I can use that, right? Smart choice, I'd say. Better than, oh, Archery (which I really wanted but it wasn't offered at a convenient time of day) or Bowling (which I can practice any day for a couple of bucks rather than pay a university half a grand).
The punching. The kicking. The falling. The getting up.
Each week has been brutal!
I've never worked so hard for half a credit.
At least I'm learning stuff I can use.
I passed that speech waiver, btw.
I might have been a little cocky being someone who's talked in front of people for a living for 25 years. At one point I joked to friends that even if I wrote a crappy speech, I'd deliver it so well they wouldn't notice the speech was missing anything, and they'd pass me anyway.
Well, that's almost what happened.
My speech lacked a couple important elements, but the professors to whom I presented had enjoyed hearing me speak so very much they did not want to fail me.
They should have.
But they didn't.
Instead, they hoped I would rewrite my speech and present it to them again.
Would I please, they asked.
They had every right to kick my butt out of their department and laugh as they did it.
But, would I please come back?
I humbly tucked my tail between my legs and thanked them for the opportunity.
When I passed the second presentation, they applauded. They told me glowing, wonderful things. They said they were moved by my words.
I walked to my car and thought about who I would call first to share the good news.
But I didn't feel like calling anyone.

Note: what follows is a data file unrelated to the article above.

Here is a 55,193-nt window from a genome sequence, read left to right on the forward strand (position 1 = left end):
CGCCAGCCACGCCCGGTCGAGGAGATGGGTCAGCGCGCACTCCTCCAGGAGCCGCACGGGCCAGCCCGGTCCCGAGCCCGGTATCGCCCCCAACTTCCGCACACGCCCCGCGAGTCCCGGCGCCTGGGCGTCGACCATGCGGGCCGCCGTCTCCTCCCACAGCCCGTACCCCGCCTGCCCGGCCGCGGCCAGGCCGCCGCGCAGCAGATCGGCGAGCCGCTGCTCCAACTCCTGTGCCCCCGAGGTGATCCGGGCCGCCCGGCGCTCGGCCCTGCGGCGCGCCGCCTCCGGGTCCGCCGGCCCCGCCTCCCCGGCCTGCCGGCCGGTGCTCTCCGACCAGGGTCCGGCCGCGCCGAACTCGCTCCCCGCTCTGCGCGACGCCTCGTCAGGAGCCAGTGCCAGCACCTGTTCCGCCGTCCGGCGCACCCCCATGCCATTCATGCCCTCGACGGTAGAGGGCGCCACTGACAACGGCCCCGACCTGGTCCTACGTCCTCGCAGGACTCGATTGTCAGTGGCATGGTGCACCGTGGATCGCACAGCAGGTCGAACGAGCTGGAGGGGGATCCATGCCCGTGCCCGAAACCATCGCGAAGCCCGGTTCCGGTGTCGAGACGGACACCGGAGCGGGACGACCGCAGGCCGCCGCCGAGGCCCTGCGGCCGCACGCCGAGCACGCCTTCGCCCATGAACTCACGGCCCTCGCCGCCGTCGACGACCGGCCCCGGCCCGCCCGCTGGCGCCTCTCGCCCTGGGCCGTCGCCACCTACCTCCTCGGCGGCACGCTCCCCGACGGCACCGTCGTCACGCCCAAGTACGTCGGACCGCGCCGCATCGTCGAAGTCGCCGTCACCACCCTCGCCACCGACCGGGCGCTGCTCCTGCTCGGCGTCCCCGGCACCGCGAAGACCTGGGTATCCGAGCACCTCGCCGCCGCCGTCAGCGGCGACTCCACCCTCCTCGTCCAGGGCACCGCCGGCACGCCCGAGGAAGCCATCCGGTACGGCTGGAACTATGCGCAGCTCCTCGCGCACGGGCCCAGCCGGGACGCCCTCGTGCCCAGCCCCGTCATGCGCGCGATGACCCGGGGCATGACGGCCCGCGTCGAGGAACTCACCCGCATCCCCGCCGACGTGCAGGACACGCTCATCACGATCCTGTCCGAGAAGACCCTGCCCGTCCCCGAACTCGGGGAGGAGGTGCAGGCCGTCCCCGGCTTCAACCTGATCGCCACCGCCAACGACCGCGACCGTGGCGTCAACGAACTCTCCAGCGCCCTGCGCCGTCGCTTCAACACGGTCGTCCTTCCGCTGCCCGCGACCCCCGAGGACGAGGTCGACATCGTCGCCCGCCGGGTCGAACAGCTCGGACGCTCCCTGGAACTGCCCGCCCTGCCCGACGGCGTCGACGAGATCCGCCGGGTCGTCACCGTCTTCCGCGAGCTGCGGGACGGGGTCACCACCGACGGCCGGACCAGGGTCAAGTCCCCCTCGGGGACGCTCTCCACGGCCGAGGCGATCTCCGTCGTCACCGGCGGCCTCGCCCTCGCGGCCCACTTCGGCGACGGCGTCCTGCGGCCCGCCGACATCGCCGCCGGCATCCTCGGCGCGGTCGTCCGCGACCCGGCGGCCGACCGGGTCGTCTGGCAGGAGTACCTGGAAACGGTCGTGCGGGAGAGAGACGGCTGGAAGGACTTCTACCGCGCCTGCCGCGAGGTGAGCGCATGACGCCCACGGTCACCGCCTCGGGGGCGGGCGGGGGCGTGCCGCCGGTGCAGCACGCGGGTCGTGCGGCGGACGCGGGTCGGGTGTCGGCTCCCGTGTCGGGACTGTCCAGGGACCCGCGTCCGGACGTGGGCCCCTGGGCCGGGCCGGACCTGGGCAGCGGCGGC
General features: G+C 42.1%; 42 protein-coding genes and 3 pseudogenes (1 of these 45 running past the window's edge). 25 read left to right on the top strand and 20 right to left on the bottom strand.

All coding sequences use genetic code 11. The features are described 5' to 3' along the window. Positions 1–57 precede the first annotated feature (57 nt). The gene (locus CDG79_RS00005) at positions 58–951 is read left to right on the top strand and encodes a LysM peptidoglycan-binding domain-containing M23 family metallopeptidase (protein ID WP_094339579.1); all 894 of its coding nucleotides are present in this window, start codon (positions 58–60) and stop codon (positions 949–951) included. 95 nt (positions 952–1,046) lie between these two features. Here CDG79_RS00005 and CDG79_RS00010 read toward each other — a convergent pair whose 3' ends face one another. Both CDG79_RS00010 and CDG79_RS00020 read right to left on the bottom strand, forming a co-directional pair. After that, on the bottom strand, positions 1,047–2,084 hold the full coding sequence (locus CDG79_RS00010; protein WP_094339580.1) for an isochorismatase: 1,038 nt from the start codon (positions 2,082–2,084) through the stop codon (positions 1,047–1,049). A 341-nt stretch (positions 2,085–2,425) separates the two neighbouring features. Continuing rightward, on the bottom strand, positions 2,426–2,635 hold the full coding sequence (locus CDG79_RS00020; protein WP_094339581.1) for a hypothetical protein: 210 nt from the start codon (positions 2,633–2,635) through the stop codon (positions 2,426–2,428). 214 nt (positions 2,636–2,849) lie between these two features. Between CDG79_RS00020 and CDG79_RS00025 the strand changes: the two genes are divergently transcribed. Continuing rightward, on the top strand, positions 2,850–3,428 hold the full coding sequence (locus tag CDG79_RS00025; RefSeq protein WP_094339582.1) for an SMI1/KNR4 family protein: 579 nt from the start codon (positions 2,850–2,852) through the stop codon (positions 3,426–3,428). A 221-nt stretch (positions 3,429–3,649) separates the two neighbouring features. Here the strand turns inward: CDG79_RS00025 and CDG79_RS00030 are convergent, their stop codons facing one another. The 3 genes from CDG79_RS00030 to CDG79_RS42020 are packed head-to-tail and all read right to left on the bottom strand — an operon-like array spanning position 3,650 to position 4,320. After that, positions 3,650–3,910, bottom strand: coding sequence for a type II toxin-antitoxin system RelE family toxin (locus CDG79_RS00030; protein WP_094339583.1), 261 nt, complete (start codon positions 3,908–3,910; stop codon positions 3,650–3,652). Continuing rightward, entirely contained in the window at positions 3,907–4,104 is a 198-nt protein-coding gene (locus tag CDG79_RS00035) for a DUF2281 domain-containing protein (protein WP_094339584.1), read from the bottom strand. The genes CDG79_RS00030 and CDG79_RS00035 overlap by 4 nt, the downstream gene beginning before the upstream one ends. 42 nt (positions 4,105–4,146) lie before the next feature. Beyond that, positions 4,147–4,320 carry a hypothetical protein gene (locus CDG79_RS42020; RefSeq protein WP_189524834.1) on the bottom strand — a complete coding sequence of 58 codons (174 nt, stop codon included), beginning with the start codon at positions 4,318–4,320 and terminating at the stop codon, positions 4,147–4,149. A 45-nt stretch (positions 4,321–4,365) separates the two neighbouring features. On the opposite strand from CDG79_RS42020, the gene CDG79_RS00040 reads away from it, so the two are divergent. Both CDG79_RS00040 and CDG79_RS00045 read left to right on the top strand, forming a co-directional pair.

I was not proud of myself.
I did not rejoice.
I was only relieved to be done.
So, stuff has been hard.
My brain had not had a diet of anything new for decades. It was refreshing at first.
But at times, I crave familiar and easy.
And none of this has been easy.
And I ache.
And I'm never home.
I'm alone a lot.
I fight depression.
Interesting thing about that depression.
My medical doctor prescribed a couple drugs somewhere between me saying "de" and "pression".
I accepted those drugs somewhere between me saying "depres" and "sion". The drugs had worked years ago, and my doctor reached for the same bottle this time. What could go wrong?
The meds were not good for me this time. I don't know why. I stopped taking them after two days because the regular depression was better than the state the meds put me in. It was that bad, that quick. It took me three days to unfold from the fetal position, and the depression felt almost happy by comparison.
Instead I focused on my sleep. Which had sucked. Eggs. Royally.
Know what works? Bologna.
Two slices of bologna before bed, and I sleep like a rock.
Nutty, but true.
My chiropractor told me that if you have trouble falling asleep, it's because of hormones. If you have trouble staying asleep, it's your sugar levels.
I stopped eating ice cream and breakfast cereal for bedtime snacks. Believe me, the last thing I want to eat at night is lunch meat.
But, it works.
It works so well that the weekend I drove to Michigan to be with my dad in the hospital, I carried a Ziploc of bologna in my purse so I could sleep.
I still have bad days. When they come, I feel as if I've never felt good.
But I work hard to get sleep and sunshine, and it helps.
It helps to remember how bad those drugs made me feel.
There have been many changes in my family's dynamic, too.
Each member of the family is adapting to new "normal"s.
More change. More adjusting.
Also not easy.
Nonetheless, "not easy" is not the same as "bad".
I can see where this is all good. It's just... not easy.
It's the "not easy" that is so distracting from the funny.
I keep looking for it, though.
When I find it, you'll be the first to know.
Because you "get" me so much better than anyone else does.
And I humbly thank you.